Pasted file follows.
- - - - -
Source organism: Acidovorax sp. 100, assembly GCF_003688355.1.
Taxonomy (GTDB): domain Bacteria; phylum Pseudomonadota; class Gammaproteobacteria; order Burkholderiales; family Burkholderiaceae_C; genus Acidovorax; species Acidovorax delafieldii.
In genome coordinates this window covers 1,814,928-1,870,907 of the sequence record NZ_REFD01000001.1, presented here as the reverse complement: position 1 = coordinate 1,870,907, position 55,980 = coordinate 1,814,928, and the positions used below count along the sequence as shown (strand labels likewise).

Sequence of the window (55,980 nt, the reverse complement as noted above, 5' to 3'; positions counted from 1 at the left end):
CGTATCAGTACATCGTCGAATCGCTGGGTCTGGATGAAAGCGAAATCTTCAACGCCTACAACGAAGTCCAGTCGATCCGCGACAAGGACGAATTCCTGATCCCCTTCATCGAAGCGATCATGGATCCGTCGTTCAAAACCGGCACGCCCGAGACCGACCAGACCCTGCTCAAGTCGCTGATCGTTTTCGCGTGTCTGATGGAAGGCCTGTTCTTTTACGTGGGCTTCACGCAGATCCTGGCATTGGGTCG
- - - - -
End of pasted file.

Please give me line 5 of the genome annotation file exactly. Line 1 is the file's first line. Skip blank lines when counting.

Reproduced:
CGTATCAGTACATCGTCGAATCGCTGGGTCTGGATGAAAGCGAAATCTTCAACGCCTACAACGAAGTCCAGTCGATCCGCGACAAGGACGAATTCCTGATCCCCTTCATCGAAGCGATCATGGATCCGTCGTTCAAAACCGGCACGCCCGAGACCGACCAGACCCTGCTCAAGTCGCTGATCGTTTTCGCGTGTCTGATGGAAGGCCTGTTCTTTTACGTGGGCTTCACGCAGATCCTGGCATTGGGTCG